An ‘ancient death trap’ has preserved hundreds of fossilized frogs that drowned during sex

An ‘ancient death trap’ has preserved hundreds of fossilized frogs that drowned during sex

Researchers suspect that the ancient male frogs pushed the females underwater while trying to mount them. (Image credit: Shutterstock)

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It was a cold case with hundreds of victims. For decades, scientists have pondered a horrific mystery: What killed hundreds of fossilized frogs found in an ancient “death trap” in Germany dating millions of years ago? These frogs appeared to be perfectly healthy when they died, but researchers recently determined that the amphibians may have drowned during aggressive underwater sex.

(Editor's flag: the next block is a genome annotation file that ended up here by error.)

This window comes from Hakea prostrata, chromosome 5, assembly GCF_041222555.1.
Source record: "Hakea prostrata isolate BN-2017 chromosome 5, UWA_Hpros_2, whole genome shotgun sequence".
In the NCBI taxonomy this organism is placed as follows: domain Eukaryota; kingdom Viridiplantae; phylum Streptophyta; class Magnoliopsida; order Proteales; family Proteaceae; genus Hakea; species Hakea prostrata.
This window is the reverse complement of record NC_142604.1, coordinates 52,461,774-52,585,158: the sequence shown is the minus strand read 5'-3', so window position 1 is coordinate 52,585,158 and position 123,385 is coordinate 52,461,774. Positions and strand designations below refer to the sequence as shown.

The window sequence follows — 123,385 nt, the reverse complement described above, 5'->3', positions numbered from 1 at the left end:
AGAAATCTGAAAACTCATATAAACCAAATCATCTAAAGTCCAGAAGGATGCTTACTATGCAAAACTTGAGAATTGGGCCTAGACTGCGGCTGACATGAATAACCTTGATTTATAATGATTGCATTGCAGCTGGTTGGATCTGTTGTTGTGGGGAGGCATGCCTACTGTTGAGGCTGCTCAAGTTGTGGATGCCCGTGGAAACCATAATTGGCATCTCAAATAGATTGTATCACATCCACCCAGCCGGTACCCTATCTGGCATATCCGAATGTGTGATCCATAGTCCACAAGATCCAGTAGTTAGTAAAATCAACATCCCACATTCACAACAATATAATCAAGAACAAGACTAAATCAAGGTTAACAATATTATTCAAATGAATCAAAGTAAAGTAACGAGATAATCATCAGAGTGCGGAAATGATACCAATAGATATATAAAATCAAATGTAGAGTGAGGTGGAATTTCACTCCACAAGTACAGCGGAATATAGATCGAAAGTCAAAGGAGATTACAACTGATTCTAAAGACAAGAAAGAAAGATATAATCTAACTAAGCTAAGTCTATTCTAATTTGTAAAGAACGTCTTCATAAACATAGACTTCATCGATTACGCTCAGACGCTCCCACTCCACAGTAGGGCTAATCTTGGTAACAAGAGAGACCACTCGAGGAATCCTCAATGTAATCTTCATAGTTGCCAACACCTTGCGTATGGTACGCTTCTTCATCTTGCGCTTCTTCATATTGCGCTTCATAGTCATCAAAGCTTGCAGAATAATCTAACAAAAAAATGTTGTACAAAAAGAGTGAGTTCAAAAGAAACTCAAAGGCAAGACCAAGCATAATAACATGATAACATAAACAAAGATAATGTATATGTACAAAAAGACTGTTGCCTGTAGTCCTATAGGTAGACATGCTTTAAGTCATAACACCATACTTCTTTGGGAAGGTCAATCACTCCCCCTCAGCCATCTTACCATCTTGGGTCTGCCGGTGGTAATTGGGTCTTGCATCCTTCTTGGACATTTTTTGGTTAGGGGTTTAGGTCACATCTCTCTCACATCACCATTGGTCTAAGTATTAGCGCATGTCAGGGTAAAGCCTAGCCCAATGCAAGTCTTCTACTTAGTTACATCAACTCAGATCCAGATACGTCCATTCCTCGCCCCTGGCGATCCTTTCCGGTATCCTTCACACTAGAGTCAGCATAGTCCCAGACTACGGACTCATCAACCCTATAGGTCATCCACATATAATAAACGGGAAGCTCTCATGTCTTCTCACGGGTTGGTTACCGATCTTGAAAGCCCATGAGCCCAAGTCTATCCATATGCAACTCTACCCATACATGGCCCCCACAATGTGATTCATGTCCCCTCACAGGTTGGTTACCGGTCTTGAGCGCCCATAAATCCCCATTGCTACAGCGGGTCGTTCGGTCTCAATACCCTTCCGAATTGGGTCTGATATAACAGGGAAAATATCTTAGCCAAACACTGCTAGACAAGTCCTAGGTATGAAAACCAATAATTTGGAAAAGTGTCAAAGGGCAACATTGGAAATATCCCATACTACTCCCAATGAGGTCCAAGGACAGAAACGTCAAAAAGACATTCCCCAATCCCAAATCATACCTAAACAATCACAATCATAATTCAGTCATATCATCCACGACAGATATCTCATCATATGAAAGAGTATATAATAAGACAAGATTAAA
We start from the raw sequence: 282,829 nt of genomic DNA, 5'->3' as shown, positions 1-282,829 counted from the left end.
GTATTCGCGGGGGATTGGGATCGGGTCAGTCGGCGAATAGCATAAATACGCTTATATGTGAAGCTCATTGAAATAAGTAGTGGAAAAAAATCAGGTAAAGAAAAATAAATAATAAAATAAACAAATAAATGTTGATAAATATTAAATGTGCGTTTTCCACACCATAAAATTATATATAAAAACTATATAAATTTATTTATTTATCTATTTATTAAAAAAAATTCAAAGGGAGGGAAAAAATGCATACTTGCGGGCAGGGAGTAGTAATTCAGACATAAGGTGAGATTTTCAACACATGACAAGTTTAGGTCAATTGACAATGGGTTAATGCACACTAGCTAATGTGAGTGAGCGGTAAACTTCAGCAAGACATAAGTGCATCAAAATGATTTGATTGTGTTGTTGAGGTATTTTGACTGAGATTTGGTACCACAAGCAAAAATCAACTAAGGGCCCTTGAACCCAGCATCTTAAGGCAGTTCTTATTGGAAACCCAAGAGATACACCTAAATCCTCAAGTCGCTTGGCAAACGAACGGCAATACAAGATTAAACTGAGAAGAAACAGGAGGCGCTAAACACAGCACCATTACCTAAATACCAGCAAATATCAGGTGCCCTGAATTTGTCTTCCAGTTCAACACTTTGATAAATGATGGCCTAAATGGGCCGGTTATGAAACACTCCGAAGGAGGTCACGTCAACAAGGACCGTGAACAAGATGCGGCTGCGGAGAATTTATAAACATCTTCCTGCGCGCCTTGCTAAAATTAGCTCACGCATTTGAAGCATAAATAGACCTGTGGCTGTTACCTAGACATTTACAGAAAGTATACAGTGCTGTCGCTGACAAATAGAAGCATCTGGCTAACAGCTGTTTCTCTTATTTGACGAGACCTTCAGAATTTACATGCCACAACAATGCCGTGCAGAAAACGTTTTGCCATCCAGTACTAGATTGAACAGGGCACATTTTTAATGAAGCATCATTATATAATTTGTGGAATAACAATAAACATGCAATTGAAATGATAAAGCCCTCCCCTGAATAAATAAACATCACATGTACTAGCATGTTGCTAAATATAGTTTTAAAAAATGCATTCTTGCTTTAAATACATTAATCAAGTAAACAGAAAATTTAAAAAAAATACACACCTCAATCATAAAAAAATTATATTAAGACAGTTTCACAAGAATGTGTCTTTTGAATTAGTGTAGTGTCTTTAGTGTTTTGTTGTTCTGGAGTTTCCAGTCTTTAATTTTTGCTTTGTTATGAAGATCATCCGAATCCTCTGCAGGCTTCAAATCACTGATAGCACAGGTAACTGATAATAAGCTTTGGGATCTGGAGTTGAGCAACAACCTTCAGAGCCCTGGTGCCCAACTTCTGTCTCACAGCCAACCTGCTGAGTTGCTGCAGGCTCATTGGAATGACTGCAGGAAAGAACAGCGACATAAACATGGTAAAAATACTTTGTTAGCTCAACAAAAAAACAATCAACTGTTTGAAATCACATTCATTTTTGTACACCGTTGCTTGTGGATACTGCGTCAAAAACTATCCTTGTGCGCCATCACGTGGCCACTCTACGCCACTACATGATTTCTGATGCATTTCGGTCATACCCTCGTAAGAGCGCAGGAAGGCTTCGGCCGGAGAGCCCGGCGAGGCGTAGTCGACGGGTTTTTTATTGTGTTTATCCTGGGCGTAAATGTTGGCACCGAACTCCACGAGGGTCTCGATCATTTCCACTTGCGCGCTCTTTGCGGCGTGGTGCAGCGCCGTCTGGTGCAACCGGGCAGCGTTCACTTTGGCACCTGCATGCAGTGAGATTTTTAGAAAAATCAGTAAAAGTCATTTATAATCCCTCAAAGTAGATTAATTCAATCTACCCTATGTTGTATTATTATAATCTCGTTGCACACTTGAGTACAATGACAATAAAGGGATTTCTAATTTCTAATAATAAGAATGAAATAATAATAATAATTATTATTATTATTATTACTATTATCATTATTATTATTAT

For the new study, scientists analyzed the remains of 168 frogs found at a former mining site in the Geiseltal valley in the Saxony-Anhalt region of central Germany. The specimens were originally collected between the 1930s and 1950s, along with around 50,000 other fossils. About half of them were vertebrates, and included horse ancestors, large crocodiles, giant snakes and land birds, researchers said in a statement (opens in a new tab).

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